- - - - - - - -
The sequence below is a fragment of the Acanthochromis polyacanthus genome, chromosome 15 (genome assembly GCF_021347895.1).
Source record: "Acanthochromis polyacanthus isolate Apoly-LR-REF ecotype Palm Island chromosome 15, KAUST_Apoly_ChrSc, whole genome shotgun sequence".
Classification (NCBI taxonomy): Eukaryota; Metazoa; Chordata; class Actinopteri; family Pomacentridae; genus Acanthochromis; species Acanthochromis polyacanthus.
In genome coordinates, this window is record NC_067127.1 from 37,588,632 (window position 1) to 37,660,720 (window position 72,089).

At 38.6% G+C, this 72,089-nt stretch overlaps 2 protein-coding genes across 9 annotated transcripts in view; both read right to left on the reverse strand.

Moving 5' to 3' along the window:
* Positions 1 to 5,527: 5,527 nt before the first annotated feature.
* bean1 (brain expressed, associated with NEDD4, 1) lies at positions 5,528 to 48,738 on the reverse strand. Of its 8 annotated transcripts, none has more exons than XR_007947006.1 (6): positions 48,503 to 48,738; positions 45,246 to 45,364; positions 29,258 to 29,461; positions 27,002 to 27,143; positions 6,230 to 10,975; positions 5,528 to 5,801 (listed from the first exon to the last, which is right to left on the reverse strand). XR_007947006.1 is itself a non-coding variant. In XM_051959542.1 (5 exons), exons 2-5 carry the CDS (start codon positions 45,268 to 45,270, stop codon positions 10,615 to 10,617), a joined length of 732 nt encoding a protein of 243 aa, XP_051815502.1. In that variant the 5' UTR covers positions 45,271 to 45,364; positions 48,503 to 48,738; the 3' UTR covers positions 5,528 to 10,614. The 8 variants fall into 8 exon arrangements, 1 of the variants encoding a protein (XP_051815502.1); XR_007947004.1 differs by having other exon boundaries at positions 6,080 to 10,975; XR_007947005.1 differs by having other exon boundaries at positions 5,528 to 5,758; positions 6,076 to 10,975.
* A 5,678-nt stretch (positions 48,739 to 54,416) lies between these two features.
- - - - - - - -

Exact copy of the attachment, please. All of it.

The sequence below is a fragment of the Acanthochromis polyacanthus genome, chromosome 15 (genome assembly GCF_021347895.1).
Source record: "Acanthochromis polyacanthus isolate Apoly-LR-REF ecotype Palm Island chromosome 15, KAUST_Apoly_ChrSc, whole genome shotgun sequence".
Classification (NCBI taxonomy): Eukaryota; Metazoa; Chordata; class Actinopteri; family Pomacentridae; genus Acanthochromis; species Acanthochromis polyacanthus.
In genome coordinates, this window is record NC_067127.1 from 37,588,632 (window position 1) to 37,660,720 (window position 72,089).

At 38.6% G+C, this 72,089-nt stretch overlaps 2 protein-coding genes across 9 annotated transcripts in view; both read right to left on the reverse strand.

Moving 5' to 3' along the window:
* Positions 1 to 5,527: 5,527 nt before the first annotated feature.
* bean1 (brain expressed, associated with NEDD4, 1) lies at positions 5,528 to 48,738 on the reverse strand. Of its 8 annotated transcripts, none has more exons than XR_007947006.1 (6): positions 48,503 to 48,738; positions 45,246 to 45,364; positions 29,258 to 29,461; positions 27,002 to 27,143; positions 6,230 to 10,975; positions 5,528 to 5,801 (listed from the first exon to the last, which is right to left on the reverse strand). XR_007947006.1 is itself a non-coding variant. In XM_051959542.1 (5 exons), exons 2-5 carry the CDS (start codon positions 45,268 to 45,270, stop codon positions 10,615 to 10,617), a joined length of 732 nt encoding a protein of 243 aa, XP_051815502.1. In that variant the 5' UTR covers positions 45,271 to 45,364; positions 48,503 to 48,738; the 3' UTR covers positions 5,528 to 10,614. The 8 variants fall into 8 exon arrangements, 1 of the variants encoding a protein (XP_051815502.1); XR_007947004.1 differs by having other exon boundaries at positions 6,080 to 10,975; XR_007947005.1 differs by having other exon boundaries at positions 5,528 to 5,758; positions 6,076 to 10,975.
* A 5,678-nt stretch (positions 48,739 to 54,416) lies between these two features.